In 1922, Kokoschka put a dramatic end to his personal and creative history with Mahler. He watered the doll wine and then decapitated it. This symbolic murder was the spectacular ending to his long and agonizing obsession with the woman and the topic of the eternal struggle between the sexes.
The Fascist Regimes Called Oskar Kokoschka A Degenerate Artist
In the 1930s, after many years of traveling and living in different European countries, Kokoschka finally turned his back to his native Austria. He married a Czech woman named Alda Palkovska, and continued his life in the true sense of the word transnational European – for many years with a Czechoslovakian, and then with a British passport.
The fascist regimes did not miss to condemn this apostasy. Mussolini publicly criticized him, and Nazi Germany named him in the so-called group “degenerates in the arts”. As a result, Kokoschka began to resist even more spectacularly to power, and in 1937, he painted his most famous self-portrait – “The Artist as Degenerate.”
Oskar Kokoschka Painted Over A Hundred Portraits
His initial interest in the genre of portraits was provoked entirely by his mentor Adolf Loos. He encouraged him to go beyond the ornamental facade of the human face and look at what is bubbling beneath the surface.
This approach is especially evident in the images of children. For most of them, idyllic innocence is shown in the fight against childhood fears, traumas, and waking maturity. At the same time, the portraits that Kokoschka painted documented not only his models’ anxieties, but also their personal fluctuations.
Oskar Kokoschka Was An Anti-Fascist But His Portrait Of Konrad Adenauer Can Still Be Seen Today In The Office Of Angela Merkel
The artist spent the years of World War II with his wife in London. All his public appearances at the time were of a fierce anti-fascist who sympathized with Soviet power.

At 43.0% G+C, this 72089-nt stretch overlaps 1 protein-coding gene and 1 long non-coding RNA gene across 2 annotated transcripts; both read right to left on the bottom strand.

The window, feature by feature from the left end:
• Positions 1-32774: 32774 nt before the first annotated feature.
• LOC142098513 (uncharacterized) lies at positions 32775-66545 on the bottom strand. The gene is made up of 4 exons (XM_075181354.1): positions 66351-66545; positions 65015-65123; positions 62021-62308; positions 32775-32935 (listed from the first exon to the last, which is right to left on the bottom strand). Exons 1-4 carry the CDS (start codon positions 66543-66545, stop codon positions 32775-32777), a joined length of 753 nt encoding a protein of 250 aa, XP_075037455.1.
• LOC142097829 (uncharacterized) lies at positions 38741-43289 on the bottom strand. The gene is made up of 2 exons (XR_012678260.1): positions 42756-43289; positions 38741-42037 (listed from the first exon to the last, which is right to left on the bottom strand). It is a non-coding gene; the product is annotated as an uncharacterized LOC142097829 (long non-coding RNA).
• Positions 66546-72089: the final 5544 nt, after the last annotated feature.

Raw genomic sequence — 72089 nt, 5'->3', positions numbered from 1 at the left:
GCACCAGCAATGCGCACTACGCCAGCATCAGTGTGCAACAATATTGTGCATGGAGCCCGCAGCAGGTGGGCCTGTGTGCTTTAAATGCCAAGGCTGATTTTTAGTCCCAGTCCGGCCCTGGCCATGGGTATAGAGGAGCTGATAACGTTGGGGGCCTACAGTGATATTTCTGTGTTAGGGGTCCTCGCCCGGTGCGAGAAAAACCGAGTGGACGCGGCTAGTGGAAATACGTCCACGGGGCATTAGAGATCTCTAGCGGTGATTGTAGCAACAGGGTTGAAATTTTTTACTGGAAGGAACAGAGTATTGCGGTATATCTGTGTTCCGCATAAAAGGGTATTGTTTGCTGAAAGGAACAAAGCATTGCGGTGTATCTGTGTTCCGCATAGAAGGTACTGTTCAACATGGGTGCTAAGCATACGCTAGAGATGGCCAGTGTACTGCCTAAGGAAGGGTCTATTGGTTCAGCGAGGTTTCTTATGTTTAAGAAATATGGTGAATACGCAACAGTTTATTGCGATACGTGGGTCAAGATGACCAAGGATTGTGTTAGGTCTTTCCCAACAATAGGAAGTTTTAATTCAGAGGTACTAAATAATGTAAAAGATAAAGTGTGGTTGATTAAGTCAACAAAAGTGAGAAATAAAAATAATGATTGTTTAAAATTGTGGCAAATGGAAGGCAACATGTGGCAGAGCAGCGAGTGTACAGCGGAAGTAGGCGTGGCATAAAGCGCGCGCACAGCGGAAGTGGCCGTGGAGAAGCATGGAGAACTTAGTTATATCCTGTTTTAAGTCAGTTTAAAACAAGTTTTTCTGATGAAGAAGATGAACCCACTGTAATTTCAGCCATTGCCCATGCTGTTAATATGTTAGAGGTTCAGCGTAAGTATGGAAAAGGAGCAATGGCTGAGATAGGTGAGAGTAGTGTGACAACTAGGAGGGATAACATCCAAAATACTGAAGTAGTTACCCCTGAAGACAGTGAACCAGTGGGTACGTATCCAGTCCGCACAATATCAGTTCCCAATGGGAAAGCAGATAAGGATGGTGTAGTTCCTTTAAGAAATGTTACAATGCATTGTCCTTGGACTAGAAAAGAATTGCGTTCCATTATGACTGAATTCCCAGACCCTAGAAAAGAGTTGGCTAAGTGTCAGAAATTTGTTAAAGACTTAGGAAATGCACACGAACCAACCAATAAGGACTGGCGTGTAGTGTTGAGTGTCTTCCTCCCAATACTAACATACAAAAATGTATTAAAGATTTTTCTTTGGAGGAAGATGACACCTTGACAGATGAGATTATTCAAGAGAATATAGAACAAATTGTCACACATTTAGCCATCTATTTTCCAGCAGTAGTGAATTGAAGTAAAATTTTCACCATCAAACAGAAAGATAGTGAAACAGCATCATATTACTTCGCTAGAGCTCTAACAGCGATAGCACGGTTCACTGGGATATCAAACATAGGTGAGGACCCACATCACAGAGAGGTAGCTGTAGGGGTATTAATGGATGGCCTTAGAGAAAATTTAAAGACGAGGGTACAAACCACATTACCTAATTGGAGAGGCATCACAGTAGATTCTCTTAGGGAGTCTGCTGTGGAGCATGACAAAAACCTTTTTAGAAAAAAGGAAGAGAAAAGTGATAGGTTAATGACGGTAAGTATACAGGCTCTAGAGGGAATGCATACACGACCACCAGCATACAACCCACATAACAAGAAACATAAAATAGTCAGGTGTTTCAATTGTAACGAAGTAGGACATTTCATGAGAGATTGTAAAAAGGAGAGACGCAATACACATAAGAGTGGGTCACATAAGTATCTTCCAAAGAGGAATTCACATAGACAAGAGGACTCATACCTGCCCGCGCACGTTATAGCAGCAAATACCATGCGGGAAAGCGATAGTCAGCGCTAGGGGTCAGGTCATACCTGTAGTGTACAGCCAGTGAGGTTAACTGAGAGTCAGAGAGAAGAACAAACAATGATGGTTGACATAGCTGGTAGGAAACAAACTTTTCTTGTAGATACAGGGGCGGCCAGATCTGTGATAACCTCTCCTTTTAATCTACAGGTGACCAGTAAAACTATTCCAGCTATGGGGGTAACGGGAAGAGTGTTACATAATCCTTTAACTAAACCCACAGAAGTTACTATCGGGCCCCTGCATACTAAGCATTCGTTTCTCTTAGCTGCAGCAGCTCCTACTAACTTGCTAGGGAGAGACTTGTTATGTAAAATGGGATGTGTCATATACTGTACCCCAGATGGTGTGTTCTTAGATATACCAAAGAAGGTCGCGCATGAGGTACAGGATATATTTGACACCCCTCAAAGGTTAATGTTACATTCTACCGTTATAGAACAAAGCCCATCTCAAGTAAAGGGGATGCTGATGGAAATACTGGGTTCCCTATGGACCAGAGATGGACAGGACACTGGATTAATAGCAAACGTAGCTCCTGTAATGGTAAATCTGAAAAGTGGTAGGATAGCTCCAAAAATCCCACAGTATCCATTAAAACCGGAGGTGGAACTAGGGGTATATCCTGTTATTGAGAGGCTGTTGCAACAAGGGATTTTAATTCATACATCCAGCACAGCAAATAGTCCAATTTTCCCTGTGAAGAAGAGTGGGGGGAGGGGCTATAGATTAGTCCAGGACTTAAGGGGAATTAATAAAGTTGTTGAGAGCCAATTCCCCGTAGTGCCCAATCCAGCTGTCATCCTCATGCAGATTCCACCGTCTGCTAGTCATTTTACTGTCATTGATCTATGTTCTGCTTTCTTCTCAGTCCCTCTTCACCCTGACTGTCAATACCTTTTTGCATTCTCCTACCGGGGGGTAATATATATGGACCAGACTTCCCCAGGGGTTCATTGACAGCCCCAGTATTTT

Later, however, he reoriented himself and became the most beloved portraitist of the conservative political circles in West Germany. Today, in the office of Angela Merkel, is the portrait he painted of Konrad Adenauer. During this period, Kokoschka conveniently neglected his past as a publicly rejected artist, and without hesitation sought out former Nazi collectors to whom he offered his paintings.
Oskar Kokoschka’s Paintings Sold in Recent Auctions
Paintings by Kokoschka appear at auctions quite frequently. Impressively enough, his works attract a lot of attention and sell for millions of dollars and we will discuss two of the most expensive paintings sold by Sotheby’s in recent years.
Orpheus And Eurydice – Sold for 3,308,750 GBP
As obvious from the name of the painting, this artwork relates to Orpheus, one of the most important figures in Greek Mythology. It visualizes the tragic love story between Orpheus and his lover Eurydice which directly resembled Kokoschka’s personal love tragedy with Alma Mahler. Interestingly enough, Kokoschka also wrote a play with the same name which was later made into an opera as well.
The lot was estimated at £1 600 000 –2 000 000 but eventually sold for a total of £3,308,750 at Sotheby’s London in March 2017.
Joseph De Montesquiou-Fezensac Portrait – Sold for $20,395,200 USD
Kokoschka spent some time in the Swiss village of Leysin, where he accompanied his mentor and friend Adolf Loos on an important journey. Loos’s girlfriend, Bessie Bruce had tuberculosis and resided at the Mont Blanc sanatorium for treatment.
Kokoschka drew many portraits during his time in Leysin, including this one of Joseph de Montesquiou Fezensac, future Duke of Fezensac, who was also a patient at the sanatorium. It is curious that years later, Kokoschka described the Duke as a degenerate-looking man.
The painting and nearly 400 other works were confiscated from Kokoschka by the Nazis in 1937. It was later sold to the Moderna Museet in Stockholm, Sweden, where it resided until 2018. The heirs to the former owner, Alfred Flechtheim, restituted the painting and sold it at Sotheby’s, New York on 12 November 2018 for an artist record price of $20,395,200 USD.